CD Review of Live at Radio City Music Hall by Dave Matthews & Tim Reynolds

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Live at Radio City Music Hall
starstarstarno starno star Label: RCA
Released: 2007
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Since beginning his major-label recording career in 1994, Dave Matthews has released approximately 600 live albums, at the rate of one approximately every week and a half. The novelty of hearing Matthews’ songs in a live setting has long since worn off, so there are essentially two ways of looking at each new piece of concert-derived product:

  1. Hey, look – another Dave Matthews live album. I wonder what he did differently this time around?
  2. Hey, look – another damn Dave Matthews live album.

Matthews seems like a nice enough guy – self-effacing star, concerned about the world he lives in, affectionate father and husband – but it’s hard not to wonder how he justifies continually repackaging the same songs to the same audience. Even the slight twist behind Radio City – it isn’t a Dave Matthews Band album, but a two-disc set recorded with longtime cohort Tim Reynolds – isn’t new; the duo released another two-disc live album, Live at Luther College, in 1999.

Now for the good news. Luther College was a minor late ‘90s classic – in a dense fog of Dave Matthews live product, it stood out like a beacon, offering both hardcore and casual fans the opportunity to hear DMB songs in a new context. Say what you will about Matthews’ music – and it seems to provoke curiously passionate responses on either side of the board – but Luther College made a persuasive argument for his gifts as a songwriter. Stripped of their woolly jam-band trappings, the songs stood tall – some of them even taller than their studio counterparts. For listeners who might have written him off as a practitioner of insubstantial jammy drivel, the album was almost a revelation.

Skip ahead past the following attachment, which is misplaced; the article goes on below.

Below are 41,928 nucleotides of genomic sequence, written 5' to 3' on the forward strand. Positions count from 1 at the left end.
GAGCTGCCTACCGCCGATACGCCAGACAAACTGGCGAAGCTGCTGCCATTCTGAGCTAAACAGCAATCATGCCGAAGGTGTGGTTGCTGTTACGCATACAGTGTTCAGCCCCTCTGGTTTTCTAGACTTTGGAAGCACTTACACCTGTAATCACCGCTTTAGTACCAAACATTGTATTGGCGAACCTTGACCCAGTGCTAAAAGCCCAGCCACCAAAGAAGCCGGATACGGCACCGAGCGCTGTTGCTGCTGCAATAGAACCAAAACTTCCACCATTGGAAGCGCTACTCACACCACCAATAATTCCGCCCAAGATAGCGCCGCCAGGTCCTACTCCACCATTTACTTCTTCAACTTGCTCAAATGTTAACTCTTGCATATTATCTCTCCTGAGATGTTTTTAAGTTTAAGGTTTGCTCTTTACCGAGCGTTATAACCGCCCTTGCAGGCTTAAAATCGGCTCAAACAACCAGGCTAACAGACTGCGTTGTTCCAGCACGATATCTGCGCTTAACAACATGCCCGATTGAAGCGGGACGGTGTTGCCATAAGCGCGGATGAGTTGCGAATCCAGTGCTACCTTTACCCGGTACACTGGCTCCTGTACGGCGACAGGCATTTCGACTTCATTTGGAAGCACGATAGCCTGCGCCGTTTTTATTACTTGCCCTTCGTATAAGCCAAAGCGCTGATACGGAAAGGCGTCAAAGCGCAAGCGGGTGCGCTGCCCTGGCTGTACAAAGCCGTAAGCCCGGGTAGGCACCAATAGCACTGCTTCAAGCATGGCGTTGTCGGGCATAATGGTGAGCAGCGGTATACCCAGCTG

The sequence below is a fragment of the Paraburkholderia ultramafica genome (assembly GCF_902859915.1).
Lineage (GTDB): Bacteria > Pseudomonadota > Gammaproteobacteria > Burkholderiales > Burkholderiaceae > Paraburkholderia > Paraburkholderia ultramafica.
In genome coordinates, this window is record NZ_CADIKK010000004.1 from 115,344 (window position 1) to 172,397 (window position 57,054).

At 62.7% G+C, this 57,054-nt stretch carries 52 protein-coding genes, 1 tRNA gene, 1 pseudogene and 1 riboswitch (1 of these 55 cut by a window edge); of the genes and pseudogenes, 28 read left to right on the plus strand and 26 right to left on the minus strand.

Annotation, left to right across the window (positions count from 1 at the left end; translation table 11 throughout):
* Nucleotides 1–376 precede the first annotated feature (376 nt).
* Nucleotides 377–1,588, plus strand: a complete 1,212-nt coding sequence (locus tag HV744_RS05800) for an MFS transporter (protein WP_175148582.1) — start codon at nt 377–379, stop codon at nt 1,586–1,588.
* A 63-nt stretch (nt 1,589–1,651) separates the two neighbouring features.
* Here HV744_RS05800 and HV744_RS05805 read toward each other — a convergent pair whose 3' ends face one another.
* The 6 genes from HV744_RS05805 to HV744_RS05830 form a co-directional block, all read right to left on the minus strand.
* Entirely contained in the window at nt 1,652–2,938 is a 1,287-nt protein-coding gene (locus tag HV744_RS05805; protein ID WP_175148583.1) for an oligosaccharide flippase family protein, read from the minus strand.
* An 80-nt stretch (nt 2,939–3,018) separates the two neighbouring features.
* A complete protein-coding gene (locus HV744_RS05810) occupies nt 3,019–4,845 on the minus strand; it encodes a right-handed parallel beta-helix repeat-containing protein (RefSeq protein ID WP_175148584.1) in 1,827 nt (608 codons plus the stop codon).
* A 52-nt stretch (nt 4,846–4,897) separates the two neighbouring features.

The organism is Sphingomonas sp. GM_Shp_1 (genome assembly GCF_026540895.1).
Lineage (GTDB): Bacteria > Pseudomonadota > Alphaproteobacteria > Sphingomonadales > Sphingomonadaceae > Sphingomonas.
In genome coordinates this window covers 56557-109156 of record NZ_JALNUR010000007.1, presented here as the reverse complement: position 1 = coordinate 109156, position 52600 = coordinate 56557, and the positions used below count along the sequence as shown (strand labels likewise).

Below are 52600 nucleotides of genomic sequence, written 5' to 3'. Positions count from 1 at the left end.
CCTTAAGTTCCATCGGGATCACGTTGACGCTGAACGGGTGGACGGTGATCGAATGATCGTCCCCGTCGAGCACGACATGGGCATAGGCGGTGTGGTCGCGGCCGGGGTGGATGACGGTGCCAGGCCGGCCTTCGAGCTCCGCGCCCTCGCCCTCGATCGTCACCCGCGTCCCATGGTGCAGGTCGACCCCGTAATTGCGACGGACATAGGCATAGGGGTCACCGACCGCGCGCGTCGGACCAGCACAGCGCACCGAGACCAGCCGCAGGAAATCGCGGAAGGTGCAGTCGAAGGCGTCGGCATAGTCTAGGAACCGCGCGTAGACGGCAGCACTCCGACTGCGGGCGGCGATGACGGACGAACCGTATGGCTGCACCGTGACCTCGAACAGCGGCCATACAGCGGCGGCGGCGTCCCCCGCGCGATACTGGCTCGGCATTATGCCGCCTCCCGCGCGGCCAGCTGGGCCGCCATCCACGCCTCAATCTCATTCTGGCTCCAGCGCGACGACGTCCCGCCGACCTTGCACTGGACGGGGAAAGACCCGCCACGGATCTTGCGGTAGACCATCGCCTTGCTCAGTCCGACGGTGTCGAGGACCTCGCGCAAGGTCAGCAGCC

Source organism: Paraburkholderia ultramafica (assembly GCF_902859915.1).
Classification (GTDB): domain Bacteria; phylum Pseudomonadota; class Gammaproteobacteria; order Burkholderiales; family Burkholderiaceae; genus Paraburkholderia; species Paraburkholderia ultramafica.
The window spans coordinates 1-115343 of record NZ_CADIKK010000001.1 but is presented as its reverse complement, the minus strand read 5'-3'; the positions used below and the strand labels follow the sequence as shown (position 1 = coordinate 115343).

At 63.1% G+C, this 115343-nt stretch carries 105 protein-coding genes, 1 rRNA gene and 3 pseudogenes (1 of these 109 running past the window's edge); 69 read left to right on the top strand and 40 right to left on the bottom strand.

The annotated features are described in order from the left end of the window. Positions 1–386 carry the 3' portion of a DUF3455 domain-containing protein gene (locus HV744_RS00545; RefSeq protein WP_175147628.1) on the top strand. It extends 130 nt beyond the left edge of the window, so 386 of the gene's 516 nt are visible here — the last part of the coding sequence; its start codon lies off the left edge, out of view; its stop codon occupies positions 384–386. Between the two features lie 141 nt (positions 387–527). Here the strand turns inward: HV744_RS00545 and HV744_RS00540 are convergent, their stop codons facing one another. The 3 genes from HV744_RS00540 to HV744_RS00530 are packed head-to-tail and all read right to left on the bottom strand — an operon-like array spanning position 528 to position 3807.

None of that necessitated a follow-up, but all in all, Live at Radio City is an enjoyable listen for all the same reasons Luther College was so much fun: Matthews sounds loose and relaxed – his slurred between-song banter suggests he might be a little too relaxed, in fact – and Reynolds proves, as ever, a stellar foil, spooling out tasty solos without ever allowing the songs to drift into the patchouli-scented ether. It isn’t as consistent as its predecessor, and Matthews is apparently laboring under the mistaken belief that the world needed yet another cover of Neil Young’s “Down by the River,” but it serves as a pleasant reminder of what so many people like about Dave Matthews as a performer.

It’s worth noting that, over a decade into his recording career, Matthews is clearly far more comfortable on stage than in the studio; the Dave Matthews Band’s records limp further from the loose-limbed charm of their debut with each subsequent release. Contrast the relaxed vibe of Live at Radio City with the mess that was 2005’s Stand Up, and it’s hard not to think that it might not be the worst idea for the DMB to cut its next new set live in front of an audience, Joe Jackson-style. It beats squeezing a few more bucks out of the same songs with yet another live album, anyway.

~Jeff Giles